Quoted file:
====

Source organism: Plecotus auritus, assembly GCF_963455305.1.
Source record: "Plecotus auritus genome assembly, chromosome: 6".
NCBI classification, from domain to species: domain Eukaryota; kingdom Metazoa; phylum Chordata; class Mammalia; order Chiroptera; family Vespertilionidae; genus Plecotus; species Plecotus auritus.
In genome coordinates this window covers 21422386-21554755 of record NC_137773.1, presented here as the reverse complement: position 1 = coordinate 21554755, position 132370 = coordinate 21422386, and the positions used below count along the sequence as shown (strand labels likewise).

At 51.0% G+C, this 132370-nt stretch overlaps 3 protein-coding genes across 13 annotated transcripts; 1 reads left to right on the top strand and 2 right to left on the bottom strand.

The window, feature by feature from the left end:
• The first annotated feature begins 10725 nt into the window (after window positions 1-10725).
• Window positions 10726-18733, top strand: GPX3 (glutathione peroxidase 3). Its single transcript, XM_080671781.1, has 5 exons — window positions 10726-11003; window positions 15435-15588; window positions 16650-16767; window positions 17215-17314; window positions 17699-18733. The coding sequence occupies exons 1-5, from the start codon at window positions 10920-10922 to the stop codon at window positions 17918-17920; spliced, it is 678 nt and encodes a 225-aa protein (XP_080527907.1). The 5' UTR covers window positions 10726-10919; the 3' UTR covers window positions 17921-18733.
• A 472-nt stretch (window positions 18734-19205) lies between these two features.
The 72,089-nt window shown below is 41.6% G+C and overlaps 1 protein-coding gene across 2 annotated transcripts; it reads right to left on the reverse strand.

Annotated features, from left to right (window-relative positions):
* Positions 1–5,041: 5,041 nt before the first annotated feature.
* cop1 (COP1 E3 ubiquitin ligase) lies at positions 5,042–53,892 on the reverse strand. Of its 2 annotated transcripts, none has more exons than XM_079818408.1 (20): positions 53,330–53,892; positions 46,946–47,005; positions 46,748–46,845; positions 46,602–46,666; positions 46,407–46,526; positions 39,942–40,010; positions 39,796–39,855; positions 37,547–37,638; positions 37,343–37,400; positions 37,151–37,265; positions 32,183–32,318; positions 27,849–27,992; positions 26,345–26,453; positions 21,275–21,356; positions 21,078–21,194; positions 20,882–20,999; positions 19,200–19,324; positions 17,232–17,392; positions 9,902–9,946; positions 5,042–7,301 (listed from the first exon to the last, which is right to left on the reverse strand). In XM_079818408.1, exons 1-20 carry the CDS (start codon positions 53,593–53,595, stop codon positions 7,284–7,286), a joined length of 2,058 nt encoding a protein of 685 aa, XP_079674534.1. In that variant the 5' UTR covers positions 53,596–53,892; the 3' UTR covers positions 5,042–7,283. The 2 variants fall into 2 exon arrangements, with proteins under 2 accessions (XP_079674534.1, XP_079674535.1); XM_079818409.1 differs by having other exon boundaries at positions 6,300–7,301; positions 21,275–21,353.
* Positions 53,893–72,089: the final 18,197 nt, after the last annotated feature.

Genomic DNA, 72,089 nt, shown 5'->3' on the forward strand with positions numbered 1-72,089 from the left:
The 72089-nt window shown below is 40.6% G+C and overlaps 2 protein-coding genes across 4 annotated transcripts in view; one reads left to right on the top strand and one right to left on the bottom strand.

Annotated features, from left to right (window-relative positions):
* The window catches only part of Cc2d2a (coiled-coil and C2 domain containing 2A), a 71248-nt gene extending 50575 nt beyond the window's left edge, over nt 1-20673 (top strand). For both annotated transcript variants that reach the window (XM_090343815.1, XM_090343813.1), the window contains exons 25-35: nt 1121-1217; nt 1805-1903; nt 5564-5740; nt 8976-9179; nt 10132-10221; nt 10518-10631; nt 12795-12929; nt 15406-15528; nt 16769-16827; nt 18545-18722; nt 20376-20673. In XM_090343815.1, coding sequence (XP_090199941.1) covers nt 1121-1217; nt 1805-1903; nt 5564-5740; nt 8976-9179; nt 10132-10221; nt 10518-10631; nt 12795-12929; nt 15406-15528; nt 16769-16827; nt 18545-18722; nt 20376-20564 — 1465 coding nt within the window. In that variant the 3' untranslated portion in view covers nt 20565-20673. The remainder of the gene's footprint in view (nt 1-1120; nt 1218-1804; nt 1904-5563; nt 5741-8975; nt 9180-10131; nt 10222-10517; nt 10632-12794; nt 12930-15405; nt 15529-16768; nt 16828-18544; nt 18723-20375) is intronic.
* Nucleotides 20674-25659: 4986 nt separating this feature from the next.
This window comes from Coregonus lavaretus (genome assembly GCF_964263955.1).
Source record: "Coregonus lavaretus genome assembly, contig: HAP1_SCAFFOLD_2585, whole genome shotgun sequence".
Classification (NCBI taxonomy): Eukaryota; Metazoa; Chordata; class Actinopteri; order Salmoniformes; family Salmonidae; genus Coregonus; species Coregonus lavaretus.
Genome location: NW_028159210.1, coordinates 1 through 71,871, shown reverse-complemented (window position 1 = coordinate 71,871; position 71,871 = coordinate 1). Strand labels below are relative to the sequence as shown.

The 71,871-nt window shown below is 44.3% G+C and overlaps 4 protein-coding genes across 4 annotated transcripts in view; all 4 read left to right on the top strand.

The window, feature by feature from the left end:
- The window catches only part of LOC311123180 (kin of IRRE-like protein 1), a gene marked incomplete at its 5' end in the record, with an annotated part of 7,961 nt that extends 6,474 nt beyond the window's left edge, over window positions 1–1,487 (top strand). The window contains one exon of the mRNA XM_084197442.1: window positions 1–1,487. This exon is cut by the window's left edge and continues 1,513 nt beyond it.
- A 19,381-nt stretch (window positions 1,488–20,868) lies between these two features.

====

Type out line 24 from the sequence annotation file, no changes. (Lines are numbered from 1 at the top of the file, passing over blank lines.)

The 71,871-nt window shown below is 44.3% G+C and overlaps 4 protein-coding genes across 4 annotated transcripts in view; all 4 read left to right on the top strand.